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Before They Take Our Jobs, Robots Have To Become Better Coworkers

MIT is working on getting robots to talk to each other and notice things around them more smoothly.
Image: WowWee

At (smart) home and at work, one problem that holds our new robot overlords back from true world domination is their inability to contextualize space and their position within it with the same cognitive dexterity that comes so naturally to us humans. This creates many concerns about safety and efficiency when it comes to working—or living—alongside potentially clumsy or lethal machines, or even just leaving a room full of robots to their own devices.

The solution to this dilemma, until now, has been to robot-ify the humans in the equation by, say, attaching sensors to them so the robots can better interpret the location and movement of their meatbag coworkers. But new research from MIT approaches the problem from the opposite direction: developing new programs to help groups of robots communicate with one another more clearly.


"Writing a program to control a single autonomous robot navigating an uncertain environment with an erratic communication link is hard enough," the press release describing the research said. Writing one "for multiple robots that may or may not have to work in tandem, depending on the task, is even harder."

The problem, Christopher Amato, a postdoc student at MIT's Computer Science and Artificial Intelligence Laboratory (CSAIL) and lead author on the new paper, said in the release is that it's already "very hard" for robots to "communicate effectively" in multiagent systems.

 “If you have a camera, it’s impossible for the camera to be constantly streaming all of its information to all the other cameras," Amato explained. "Similarly, robots are on networks that are imperfect, so it takes some amount of time to get messages to other robots, and maybe they can’t communicate in certain situations around obstacles.”

What the new program does, therefore, is account for uncertainty—in the actions of individual robots, in the network of communications between multiple robots, and with environmental contingencies. To create the new system, the researchers took three inputs: the “macro-actions” of the robots themselves, statistical information about how these actions will be performed in the environment in question, and a valuation system to weigh outcomes—tasks accomplished versus energy expended, for instance. A video accompanying the research shows some roombas operating with the programming to collaborate on pushing various boxes around a simulation warehouse.


The idea, then, is a sort of big data approach: one could let the robots run free in a particular environment to gather information about potential snags in the system, then use that to optimize any future deployment.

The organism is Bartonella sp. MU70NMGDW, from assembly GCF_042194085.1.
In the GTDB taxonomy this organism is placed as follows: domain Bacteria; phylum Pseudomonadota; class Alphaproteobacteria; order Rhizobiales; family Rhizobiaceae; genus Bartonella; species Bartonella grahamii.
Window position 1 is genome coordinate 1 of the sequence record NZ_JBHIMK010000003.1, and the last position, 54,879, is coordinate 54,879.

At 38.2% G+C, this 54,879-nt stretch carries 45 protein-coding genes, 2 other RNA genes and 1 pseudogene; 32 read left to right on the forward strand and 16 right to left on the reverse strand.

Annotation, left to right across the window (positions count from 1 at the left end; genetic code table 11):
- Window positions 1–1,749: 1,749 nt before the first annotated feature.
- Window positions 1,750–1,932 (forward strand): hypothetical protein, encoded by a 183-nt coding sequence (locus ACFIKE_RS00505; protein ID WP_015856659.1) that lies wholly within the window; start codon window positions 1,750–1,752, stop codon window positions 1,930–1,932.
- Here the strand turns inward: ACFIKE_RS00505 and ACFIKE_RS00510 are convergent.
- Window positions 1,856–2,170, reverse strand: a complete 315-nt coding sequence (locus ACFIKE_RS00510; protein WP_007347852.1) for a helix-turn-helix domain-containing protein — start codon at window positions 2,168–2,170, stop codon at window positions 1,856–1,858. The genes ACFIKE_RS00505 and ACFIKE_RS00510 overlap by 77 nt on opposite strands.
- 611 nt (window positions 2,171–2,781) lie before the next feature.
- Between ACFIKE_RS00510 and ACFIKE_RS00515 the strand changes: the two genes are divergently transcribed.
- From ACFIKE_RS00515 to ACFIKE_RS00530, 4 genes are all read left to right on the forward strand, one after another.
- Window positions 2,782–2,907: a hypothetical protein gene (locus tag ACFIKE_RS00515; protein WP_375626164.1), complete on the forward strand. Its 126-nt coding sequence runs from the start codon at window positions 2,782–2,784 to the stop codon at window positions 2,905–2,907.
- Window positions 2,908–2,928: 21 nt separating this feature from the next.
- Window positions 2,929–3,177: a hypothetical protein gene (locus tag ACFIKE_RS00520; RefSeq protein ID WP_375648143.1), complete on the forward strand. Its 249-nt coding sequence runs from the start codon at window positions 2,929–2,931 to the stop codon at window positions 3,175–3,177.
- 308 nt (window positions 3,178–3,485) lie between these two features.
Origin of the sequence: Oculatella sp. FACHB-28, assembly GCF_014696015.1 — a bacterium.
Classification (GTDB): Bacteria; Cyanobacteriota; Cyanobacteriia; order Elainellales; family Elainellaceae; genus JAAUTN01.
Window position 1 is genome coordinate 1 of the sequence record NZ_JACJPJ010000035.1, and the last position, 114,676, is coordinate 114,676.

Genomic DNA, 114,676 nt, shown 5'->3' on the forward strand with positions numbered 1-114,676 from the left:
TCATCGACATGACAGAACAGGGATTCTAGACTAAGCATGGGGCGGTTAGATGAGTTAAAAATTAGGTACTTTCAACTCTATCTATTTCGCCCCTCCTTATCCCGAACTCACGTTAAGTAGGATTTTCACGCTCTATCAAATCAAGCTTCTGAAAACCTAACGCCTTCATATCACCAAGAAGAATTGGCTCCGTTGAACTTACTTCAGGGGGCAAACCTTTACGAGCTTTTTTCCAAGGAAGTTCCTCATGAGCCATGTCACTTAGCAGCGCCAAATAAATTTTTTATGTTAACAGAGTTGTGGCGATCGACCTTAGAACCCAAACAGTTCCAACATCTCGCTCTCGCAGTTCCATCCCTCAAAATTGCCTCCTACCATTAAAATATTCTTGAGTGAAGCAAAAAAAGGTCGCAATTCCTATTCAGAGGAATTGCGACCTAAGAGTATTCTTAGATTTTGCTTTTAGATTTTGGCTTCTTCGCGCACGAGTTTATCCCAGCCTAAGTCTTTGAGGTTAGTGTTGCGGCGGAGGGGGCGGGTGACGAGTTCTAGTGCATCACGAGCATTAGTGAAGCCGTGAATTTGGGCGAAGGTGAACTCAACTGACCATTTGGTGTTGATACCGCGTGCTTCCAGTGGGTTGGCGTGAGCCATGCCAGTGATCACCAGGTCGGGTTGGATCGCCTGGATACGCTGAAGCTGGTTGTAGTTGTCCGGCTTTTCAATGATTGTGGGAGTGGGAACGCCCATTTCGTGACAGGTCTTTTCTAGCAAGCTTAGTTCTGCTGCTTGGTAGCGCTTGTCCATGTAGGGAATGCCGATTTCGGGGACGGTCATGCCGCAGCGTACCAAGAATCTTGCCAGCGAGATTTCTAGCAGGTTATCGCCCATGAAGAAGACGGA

As the warehouse simulation suggests, the MIT researchers are thinking about enterprise applications here for businesses like Amazon, which are constantly trying to refine the management of machines and humans to process inventory as fast as post-humanly possible. But there any number of applications for personal use as well. As Motherboard's own Brian Merchant noticed during his tour through a smart home last month at the Consumer Electronics Show (CES) in Las Vegas, most of the "smart" features that are now being promoted are actually just gussied up notification systems that can tell you that, say, you left the wine cooler open by delivering a message straight to the TV you're watching.

That's clever, sure. But not exactly revolutionary. A swarm of tiny little robot butlers that can communicate amongst themselves to run in the background of your house is—provided they don't accidentally set fire to the couch when racing to close the window or reset the router.

Interest in both kinds of applications is thriving. Google alone bought eight different robotics companies in 2013. Just this week, James Dyson revealed he was investing £5 million (around $8.3 million) to create a new robotics lab in partnership with the Imperial College London to investigate new "vision systems" for robots. And as Colin Lewis noted in a recent post on Robohub, stocks in robotics companies are beating current market averages, so Wall Street is getting bullish on the entire scene as well.

All of this raises the compelling possibility that smart, interconnected robots could alleviate the myriad pressures being placed on people like warehouse workers, who may now be facing increased risk of mental illness due to the harsh demands of working alongside automatons. But then again, that still leaves the looming question of where yet another crop of displaced workers will be able to find jobs.